Raw Food Recipes: from Maria

 Fighting wears you out. Whatever side of the argument you’re on, these delicious recipes should replenish your energy levels!

 Marinated Mushrooms

Half a punnet of organic chestnut mushrooms, sliced

1 capful of apple cider vinegar

Juice of 1 large lemon

A glug of olive oil

1 clove garlic, crushed

Pink Himalayan salt (optional)

Pour the olive oil into a bowl with the vinegar, lemon, garlic and salt (if using). Mix together. Add the mushrooms and toss until coated.

Pour the whole mixture into a large flat dish and leave covered to marinade for a few hours. Turn the mushrooms occasionally, so that both sides absorb the liquid.

When they are ready, they will keep in the fridge for a couple of days and will taste like they’ve been cooked! Amazing with a salad or just as a snack.

 

Decadent Raw Chocolate Mousse

2 ripe bananas

2 dessertspoons raw cacao powder

1 avocado

1-2 dates (optional)

If you use very ripe bananas for this then you may not need the dates.

Add everything to the blender and blend with a little water until you have a mousse-like consistency.

Pour into a tall glass and enjoy!

 

Chocolate Mylkshake

1/3 cup of raw cashew nuts

2 dessertspoons raw cacao powder

1-2 Medjool dates

Water

Blend the cashews with a cup of water for 30 seconds.

You can strain it at this point – or just add the other ingredients and blend.

Drink – and delight in the fact that this is good for you!

 

Almond Mylk

Soak a handful of raw almonds for 8 hours in just enough water to cover them

Add 1-2 dates if you like (it depends if you are used to having sweetener or sugar in your tea and coffee, or not. I don’t bother adding the dates: I like it as it is).

Rinse the almonds and pop them in a blender with between ½ to 1 pint of water (depending on how creamy you want the mylk to be – the more water, the less creamy).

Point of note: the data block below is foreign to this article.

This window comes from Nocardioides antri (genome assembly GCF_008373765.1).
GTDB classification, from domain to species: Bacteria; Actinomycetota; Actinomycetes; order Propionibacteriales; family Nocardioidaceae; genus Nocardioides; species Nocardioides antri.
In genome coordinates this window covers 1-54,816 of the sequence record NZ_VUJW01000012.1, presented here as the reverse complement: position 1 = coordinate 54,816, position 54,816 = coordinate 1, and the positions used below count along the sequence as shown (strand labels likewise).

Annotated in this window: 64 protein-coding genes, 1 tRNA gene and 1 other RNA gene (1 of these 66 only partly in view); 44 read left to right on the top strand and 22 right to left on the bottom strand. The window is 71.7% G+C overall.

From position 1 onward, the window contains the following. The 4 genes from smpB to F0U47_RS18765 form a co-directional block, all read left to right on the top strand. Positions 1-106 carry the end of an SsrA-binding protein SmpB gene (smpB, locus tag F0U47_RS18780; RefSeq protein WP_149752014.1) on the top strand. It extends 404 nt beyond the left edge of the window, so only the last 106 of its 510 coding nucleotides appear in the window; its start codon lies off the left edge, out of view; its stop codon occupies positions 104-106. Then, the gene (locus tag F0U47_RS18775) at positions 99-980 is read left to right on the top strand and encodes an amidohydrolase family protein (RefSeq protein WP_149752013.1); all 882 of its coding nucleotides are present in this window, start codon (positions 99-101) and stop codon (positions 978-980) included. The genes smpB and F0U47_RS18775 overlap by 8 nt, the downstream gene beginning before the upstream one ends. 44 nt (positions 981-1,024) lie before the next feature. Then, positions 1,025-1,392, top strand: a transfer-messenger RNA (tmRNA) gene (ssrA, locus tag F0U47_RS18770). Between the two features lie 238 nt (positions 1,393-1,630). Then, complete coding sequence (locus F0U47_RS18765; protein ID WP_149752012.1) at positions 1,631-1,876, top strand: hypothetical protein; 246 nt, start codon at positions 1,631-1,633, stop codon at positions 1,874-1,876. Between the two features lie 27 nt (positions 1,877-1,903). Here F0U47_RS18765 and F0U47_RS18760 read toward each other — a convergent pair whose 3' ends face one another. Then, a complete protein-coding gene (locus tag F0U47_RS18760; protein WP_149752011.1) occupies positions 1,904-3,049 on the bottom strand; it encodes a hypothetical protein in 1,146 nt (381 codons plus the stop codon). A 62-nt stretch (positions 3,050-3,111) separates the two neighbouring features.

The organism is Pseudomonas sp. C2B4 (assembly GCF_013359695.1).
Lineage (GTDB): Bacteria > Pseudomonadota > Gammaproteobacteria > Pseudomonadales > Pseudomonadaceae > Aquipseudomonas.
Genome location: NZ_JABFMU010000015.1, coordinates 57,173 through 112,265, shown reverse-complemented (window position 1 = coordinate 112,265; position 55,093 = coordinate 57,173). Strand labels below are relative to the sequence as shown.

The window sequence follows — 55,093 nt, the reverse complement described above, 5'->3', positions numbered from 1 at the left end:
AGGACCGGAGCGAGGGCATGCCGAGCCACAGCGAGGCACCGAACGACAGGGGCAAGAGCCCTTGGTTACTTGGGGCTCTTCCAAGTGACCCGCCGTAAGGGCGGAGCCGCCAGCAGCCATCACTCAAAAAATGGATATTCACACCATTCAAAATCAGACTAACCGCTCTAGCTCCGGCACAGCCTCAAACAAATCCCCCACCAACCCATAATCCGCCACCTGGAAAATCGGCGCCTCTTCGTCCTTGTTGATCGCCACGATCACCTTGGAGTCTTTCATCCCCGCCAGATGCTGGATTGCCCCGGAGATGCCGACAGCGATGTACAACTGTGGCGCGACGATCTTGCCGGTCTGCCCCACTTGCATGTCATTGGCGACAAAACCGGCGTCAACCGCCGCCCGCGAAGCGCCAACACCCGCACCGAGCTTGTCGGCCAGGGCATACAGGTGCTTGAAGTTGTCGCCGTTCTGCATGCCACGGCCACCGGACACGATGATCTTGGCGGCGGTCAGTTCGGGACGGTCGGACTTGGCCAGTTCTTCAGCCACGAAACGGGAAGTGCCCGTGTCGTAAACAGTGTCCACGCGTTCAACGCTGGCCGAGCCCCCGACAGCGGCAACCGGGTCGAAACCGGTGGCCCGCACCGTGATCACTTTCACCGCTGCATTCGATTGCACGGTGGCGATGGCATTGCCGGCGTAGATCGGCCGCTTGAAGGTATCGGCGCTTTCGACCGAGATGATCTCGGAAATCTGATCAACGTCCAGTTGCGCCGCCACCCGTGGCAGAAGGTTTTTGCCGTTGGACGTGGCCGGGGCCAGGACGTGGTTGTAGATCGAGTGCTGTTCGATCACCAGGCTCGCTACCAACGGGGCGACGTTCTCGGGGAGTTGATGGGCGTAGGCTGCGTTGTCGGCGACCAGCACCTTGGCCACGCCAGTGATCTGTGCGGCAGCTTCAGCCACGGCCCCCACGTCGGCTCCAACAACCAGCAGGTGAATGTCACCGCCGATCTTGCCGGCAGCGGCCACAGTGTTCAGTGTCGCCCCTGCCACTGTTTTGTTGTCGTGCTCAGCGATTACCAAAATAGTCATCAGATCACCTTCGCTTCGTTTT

Blend for 20 seconds.

Strain through muslin. Either drink it like milk or use it in tea and coffee.

 

Raw Food Tips: from Maria

  1. Get yourself a decent chopping board and a sharp knife. There’ll be lots of chopping!
  2. Invest in a food processor. The grating attachment will add different textures and variety to your meals. The ‘S’ blade is useful for blending things that don’t require as much water as a blender.
  3. Stock up on raw fruits a few days before you’ll be eating them, as fruits tend to be picked under-ripe.
  4. Make sure you eat only ripe, good-tasting produce. You won’t enjoy the experience if your food doesn’t taste really great.
  5. Eat larger quantities of raw foods compared with cooked foods. Raw foods are less calorie-dense, so you will need to eat more to get enough calories.
  6. Keep it simple: don’t over-complicate your meals. Use a maximum of five ingredients or fewer, as a guideline.
  7. Chew every mouthful thoroughly – digestion begins in the mouth. Never gulp down raw fruit and vegetable juices or smoothies, as they will elevate your blood sugar too quickly.
  8. When you eat more raw foods, you may start to feel the cold more. This is normal, as your body is detoxing. Just make sure you always have more clothes with you than you think you’ll need. In time, a raw food diet should make you more tolerant to temperature extremes.
  9. Build up to a raw food programme at a pace that you’re happy with. If you launch into it too quickly, you may experience mild to severe detoxification symptoms and suffer from cooked food withdrawal issues.
  10. Don’t restrict your calories in order to lose weight. Weight loss will happen naturally – and fast – in any case. If you don’t consume enough calories, you’re likely to end up falling off the wagon and binge-eating cooked carbohydrates such as bread, pasta or pizza. Success with raw foods means eating more than you think you need to eat!
  11. Find other people in your local area by advertising and hosting a ‘raw food potluck’ at your home. Tell everyone who wants to come to bring a dish – and then see who and what turns up!
  12. Kids love to create. Raw foods are attractive to the eye, as well as being extremely tasty and nutritious. Have fun making smoothies with your kids: invent special names for them! Or just arrange pieces of fruit on a plate in a picture or a funny face, to make it fun and appealing.
  13. Get yourself a ‘raw food buddy’: someone with whom you can share your experiences and provide mutual support.
  14. Read books and articles about raw foods. Reading about your new-found good habit helps to reinforce it.
  15. Find some inspiring raw food recipes and give them a go!

The final word: from Maria

Raw food is nature’s very own ‘fast’ food. You can’t get any faster than peeling a banana and eating it!

Naturally Good Reads v2

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This post was written by Yzanne